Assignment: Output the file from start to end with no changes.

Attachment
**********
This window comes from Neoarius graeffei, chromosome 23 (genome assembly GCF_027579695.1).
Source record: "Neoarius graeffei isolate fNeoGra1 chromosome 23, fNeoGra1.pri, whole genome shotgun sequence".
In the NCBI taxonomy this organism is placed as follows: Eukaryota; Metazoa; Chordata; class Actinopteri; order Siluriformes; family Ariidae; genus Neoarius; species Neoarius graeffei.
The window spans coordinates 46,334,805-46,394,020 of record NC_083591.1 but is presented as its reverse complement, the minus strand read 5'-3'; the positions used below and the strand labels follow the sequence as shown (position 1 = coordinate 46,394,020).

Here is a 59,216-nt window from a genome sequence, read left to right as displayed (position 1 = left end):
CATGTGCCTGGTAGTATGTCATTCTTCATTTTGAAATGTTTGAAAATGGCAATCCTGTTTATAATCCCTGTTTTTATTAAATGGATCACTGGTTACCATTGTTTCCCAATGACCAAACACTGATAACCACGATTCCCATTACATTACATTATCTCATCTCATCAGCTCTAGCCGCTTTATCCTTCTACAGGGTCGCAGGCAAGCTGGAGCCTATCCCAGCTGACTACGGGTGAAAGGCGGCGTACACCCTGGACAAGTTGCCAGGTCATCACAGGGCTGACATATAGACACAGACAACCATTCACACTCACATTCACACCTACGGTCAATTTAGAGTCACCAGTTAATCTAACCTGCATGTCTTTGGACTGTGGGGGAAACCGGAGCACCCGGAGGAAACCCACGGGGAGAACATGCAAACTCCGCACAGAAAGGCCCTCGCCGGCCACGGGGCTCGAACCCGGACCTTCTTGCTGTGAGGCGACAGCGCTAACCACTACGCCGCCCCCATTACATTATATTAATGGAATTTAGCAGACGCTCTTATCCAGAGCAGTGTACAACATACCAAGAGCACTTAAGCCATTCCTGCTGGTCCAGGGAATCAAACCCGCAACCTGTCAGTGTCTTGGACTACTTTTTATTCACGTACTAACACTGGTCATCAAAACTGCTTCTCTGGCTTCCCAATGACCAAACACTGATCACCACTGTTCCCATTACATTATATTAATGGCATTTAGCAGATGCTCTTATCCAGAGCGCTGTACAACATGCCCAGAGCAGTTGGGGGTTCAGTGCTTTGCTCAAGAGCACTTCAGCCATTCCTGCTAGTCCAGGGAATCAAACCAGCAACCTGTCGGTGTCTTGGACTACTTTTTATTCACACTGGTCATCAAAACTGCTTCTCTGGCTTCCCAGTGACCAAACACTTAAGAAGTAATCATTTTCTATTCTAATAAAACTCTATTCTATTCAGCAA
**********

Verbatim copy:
This window comes from Neoarius graeffei, chromosome 23 (genome assembly GCF_027579695.1).
Source record: "Neoarius graeffei isolate fNeoGra1 chromosome 23, fNeoGra1.pri, whole genome shotgun sequence".
In the NCBI taxonomy this organism is placed as follows: Eukaryota; Metazoa; Chordata; class Actinopteri; order Siluriformes; family Ariidae; genus Neoarius; species Neoarius graeffei.
The window spans coordinates 46,334,805-46,394,020 of record NC_083591.1 but is presented as its reverse complement, the minus strand read 5'-3'; the positions used below and the strand labels follow the sequence as shown (position 1 = coordinate 46,394,020).

Here is a 59,216-nt window from a genome sequence, read left to right as displayed (position 1 = left end):
CATGTGCCTGGTAGTATGTCATTCTTCATTTTGAAATGTTTGAAAATGGCAATCCTGTTTATAATCCCTGTTTTTATTAAATGGATCACTGGTTACCATTGTTTCCCAATGACCAAACACTGATAACCACGATTCCCATTACATTACATTATCTCATCTCATCAGCTCTAGCCGCTTTATCCTTCTACAGGGTCGCAGGCAAGCTGGAGCCTATCCCAGCTGACTACGGGTGAAAGGCGGCGTACACCCTGGACAAGTTGCCAGGTCATCACAGGGCTGACATATAGACACAGACAACCATTCACACTCACATTCACACCTACGGTCAATTTAGAGTCACCAGTTAATCTAACCTGCATGTCTTTGGACTGTGGGGGAAACCGGAGCACCCGGAGGAAACCCACGGGGAGAACATGCAAACTCCGCACAGAAAGGCCCTCGCCGGCCACGGGGCTCGAACCCGGACCTTCTTGCTGTGAGGCGACAGCGCTAACCACTACGCCGCCCCCATTACATTATATTAATGGAATTTAGCAGACGCTCTTATCCAGAGCAGTGTACAACATACCAAGAGCACTTAAGCCATTCCTGCTGGTCCAGGGAATCAAACCCGCAACCTGTCAGTGTCTTGGACTACTTTTTATTCACGTACTAACACTGGTCATCAAAACTGCTTCTCTGGCTTCCCAATGACCAAACACTGATCACCACTGTTCCCATTACATTATATTAATGGCATTTAGCAGATGCTCTTATCCAGAGCGCTGTACAACATGCCCAGAGCAGTTGGGGGTTCAGTGCTTTGCTCAAGAGCACTTCAGCCATTCCTGCTAGTCCAGGGAATCAAACCAGCAACCTGTCGGTGTCTTGGACTACTTTTTATTCACACTGGTCATCAAAACTGCTTCTCTGGCTTCCCAGTGACCAAACACTTAAGAAGTAATCATTTTCTATTCTAATAAAACTCTATTCTATTCAGCAA